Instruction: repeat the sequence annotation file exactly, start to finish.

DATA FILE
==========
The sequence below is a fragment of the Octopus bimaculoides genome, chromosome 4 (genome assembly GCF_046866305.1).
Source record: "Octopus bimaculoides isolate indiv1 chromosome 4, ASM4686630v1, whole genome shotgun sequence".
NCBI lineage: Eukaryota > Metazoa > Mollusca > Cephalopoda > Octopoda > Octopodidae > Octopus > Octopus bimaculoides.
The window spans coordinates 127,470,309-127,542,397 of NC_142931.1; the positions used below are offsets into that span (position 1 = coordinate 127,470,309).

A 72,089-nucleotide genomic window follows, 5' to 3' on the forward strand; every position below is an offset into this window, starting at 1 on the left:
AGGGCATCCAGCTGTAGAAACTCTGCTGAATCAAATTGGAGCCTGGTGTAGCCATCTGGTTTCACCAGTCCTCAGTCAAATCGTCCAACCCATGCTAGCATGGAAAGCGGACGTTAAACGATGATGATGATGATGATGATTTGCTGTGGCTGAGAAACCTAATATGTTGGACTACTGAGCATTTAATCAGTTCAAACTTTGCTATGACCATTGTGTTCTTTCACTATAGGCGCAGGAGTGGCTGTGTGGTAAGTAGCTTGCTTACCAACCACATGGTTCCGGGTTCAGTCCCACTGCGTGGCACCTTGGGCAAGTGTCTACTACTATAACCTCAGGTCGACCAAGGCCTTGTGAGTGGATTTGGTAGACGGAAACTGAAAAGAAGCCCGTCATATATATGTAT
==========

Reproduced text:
The sequence below is a fragment of the Octopus bimaculoides genome, chromosome 4 (genome assembly GCF_046866305.1).
Source record: "Octopus bimaculoides isolate indiv1 chromosome 4, ASM4686630v1, whole genome shotgun sequence".
NCBI lineage: Eukaryota > Metazoa > Mollusca > Cephalopoda > Octopoda > Octopodidae > Octopus > Octopus bimaculoides.
The window spans coordinates 127,470,309-127,542,397 of NC_142931.1; the positions used below are offsets into that span (position 1 = coordinate 127,470,309).

A 72,089-nucleotide genomic window follows, 5' to 3' on the forward strand; every position below is an offset into this window, starting at 1 on the left:
AGGGCATCCAGCTGTAGAAACTCTGCTGAATCAAATTGGAGCCTGGTGTAGCCATCTGGTTTCACCAGTCCTCAGTCAAATCGTCCAACCCATGCTAGCATGGAAAGCGGACGTTAAACGATGATGATGATGATGATGATTTGCTGTGGCTGAGAAACCTAATATGTTGGACTACTGAGCATTTAATCAGTTCAAACTTTGCTATGACCATTGTGTTCTTTCACTATAGGCGCAGGAGTGGCTGTGTGGTAAGTAGCTTGCTTACCAACCACATGGTTCCGGGTTCAGTCCCACTGCGTGGCACCTTGGGCAAGTGTCTACTACTATAACCTCAGGTCGACCAAGGCCTTGTGAGTGGATTTGGTAGACGGAAACTGAAAAGAAGCCCGTCATATATATGTAT